So here’s the deal. I’m a bit impatient when it comes to some things.
“How long is that download going to take?”
“Come on, boot up faster”
“Seriously? Six months until the next OS update?”
Interestingly though I find myself patient when driving in traffic and generally calm when waiting in line for things.
One thing that really gnaws away at my low frustration tolerance shortcoming is change. Change in myself and other people. I want it all to happen faster. Not only do I want it to happen faster I want it to mesh perfectly with my utopian ideals of the way things should be. That’s not too much to ask, is it?
It took me a couple of months to realize that this was contributing to the dissonance around my classroom practice this term. People weren’t buying what I was selling. BYOD didn’t happen in the first week. I wasn’t able to successfully flip my classroom by the end of September. I wasn’t instantly faced with a class full of inquiry-based learners. The shift in the culture of assessment didn’t happen overnight.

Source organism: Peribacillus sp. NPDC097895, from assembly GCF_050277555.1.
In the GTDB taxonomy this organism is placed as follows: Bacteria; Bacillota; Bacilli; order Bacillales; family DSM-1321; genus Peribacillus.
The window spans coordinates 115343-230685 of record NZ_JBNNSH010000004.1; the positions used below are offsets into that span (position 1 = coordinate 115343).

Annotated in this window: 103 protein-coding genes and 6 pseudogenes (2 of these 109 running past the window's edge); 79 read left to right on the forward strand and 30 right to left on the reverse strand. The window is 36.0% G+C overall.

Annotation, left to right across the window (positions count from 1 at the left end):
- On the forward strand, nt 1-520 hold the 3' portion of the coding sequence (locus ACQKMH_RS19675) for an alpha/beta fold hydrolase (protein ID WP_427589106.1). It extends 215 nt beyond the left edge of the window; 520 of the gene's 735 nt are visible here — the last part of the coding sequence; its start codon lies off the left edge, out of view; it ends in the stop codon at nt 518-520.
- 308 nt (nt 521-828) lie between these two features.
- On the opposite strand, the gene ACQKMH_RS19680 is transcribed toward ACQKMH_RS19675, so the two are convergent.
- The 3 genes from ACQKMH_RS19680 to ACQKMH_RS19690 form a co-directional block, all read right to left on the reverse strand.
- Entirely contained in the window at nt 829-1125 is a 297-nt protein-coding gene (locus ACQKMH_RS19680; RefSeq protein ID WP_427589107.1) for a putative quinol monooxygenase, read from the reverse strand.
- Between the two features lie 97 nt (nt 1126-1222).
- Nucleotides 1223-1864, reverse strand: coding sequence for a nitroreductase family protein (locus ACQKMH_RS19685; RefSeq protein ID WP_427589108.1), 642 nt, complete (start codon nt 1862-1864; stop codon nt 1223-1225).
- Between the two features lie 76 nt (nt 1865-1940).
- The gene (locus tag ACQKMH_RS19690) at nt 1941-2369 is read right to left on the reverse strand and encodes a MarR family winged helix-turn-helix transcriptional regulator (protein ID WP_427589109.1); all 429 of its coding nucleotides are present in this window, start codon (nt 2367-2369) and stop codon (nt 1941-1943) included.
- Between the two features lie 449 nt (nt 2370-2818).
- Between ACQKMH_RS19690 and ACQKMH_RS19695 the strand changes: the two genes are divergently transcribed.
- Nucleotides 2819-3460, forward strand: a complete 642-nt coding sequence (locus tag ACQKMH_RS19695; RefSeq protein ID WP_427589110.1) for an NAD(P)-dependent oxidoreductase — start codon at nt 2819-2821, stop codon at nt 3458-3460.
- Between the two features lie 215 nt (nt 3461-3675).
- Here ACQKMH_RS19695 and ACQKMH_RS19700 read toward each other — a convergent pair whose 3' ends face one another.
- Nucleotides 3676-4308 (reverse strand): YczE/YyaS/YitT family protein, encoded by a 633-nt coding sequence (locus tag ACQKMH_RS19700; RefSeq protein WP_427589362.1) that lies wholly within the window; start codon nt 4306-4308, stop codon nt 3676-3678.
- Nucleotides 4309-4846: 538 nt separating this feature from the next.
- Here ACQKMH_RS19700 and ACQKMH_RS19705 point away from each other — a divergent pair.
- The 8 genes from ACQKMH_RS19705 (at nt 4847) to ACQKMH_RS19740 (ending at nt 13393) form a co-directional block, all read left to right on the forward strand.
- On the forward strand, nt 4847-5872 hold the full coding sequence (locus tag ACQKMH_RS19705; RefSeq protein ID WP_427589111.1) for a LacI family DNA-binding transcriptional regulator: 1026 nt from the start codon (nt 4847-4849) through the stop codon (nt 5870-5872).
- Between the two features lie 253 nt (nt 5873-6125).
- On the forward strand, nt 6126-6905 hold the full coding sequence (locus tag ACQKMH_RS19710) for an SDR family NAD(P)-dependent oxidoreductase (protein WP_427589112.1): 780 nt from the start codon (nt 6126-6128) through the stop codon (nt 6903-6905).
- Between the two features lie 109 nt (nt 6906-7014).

Okay, I realize I was foolish to think that any of those things were going to change right away. Still, why wouldn’t you want to do things easier and better? Ongoing descriptive feedback moves student learning forward much more effectively than a series of end-of-unit tests. Three-part math lessons help students construct a much deeper understanding of mathematical concepts than consecutive pages of drill exercises in a textbook. Why not opt for a more effective way to do things?
I guess I’ll have to channel my best Andy Dufresne and patiently chip away at the old constructs before change can occur. That’s not too much to ask, is it?